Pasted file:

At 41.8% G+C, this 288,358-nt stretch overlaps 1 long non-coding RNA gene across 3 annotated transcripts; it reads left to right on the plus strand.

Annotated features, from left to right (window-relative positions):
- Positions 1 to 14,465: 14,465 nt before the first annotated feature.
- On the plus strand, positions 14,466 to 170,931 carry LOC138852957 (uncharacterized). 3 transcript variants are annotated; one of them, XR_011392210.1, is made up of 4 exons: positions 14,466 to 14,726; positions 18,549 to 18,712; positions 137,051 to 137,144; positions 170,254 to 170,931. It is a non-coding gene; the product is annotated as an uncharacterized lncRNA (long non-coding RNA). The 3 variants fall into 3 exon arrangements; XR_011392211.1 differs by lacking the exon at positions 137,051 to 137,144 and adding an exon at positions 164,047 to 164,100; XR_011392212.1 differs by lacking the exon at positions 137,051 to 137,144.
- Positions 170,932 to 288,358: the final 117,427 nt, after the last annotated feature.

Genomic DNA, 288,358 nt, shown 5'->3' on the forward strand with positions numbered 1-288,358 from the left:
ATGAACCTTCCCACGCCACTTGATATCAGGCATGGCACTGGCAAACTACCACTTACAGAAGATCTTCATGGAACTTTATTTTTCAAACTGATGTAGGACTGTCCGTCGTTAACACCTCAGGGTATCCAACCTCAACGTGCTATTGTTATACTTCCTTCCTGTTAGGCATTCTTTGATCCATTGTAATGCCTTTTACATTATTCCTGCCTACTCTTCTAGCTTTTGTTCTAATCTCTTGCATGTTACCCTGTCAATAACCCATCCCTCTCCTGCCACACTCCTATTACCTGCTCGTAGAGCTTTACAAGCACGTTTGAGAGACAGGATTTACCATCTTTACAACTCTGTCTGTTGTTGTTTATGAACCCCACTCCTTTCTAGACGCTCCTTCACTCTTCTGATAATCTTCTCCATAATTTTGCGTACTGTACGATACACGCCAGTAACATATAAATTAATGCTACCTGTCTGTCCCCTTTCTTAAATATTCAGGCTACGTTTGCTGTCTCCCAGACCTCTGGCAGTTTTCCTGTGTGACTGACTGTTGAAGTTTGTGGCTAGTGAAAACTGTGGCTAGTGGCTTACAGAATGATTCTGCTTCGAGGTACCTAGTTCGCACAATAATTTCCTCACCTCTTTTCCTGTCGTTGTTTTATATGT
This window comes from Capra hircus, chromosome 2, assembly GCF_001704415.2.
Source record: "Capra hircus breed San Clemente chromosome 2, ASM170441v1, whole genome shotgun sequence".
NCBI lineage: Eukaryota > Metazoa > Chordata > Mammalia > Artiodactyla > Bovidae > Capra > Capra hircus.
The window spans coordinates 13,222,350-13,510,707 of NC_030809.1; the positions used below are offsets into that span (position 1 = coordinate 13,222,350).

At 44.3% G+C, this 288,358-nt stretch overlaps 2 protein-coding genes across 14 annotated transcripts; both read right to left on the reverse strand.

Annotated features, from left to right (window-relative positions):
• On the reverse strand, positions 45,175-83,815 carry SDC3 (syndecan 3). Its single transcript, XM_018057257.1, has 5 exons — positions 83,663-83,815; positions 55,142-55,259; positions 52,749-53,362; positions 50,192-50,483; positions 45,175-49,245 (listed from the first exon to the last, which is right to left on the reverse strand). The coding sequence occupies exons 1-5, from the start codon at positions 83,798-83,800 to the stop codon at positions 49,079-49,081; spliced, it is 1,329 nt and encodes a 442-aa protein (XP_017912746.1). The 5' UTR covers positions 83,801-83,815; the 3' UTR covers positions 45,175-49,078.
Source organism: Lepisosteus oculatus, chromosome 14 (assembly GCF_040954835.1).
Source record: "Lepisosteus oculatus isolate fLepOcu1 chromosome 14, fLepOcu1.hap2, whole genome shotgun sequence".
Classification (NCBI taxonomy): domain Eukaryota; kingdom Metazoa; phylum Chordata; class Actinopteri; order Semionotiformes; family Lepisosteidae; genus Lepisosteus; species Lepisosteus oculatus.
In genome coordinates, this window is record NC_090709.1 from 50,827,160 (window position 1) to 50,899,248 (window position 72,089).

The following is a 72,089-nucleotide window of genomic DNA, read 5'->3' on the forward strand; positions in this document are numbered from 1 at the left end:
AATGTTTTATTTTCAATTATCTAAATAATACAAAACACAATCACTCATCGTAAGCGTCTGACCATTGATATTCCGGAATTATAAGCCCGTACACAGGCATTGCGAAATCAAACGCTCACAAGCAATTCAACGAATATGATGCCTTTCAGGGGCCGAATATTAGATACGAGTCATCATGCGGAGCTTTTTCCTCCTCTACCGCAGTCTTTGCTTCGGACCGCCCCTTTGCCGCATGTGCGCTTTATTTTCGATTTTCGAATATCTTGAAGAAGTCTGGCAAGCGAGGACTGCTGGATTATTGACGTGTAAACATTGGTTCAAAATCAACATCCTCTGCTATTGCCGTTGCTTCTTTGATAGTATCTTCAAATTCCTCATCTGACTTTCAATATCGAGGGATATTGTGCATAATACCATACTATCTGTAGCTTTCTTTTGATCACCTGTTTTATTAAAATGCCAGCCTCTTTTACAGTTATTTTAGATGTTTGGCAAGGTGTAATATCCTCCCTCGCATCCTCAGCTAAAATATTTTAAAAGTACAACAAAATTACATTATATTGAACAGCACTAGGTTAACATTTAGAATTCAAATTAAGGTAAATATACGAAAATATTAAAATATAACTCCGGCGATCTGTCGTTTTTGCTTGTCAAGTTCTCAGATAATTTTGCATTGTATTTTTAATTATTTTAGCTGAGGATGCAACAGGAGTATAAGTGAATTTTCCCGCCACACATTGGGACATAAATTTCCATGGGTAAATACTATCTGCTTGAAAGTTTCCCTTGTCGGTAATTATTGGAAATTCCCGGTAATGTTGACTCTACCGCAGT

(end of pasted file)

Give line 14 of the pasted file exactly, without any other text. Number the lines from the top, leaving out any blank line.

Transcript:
• On the reverse strand, positions 45,175-83,815 carry SDC3 (syndecan 3). Its single transcript, XM_018057257.1, has 5 exons — positions 83,663-83,815; positions 55,142-55,259; positions 52,749-53,362; positions 50,192-50,483; positions 45,175-49,245 (listed from the first exon to the last, which is right to left on the reverse strand). The coding sequence occupies exons 1-5, from the start codon at positions 83,798-83,800 to the stop codon at positions 49,079-49,081; spliced, it is 1,329 nt and encodes a 442-aa protein (XP_017912746.1). The 5' UTR covers positions 83,801-83,815; the 3' UTR covers positions 45,175-49,078.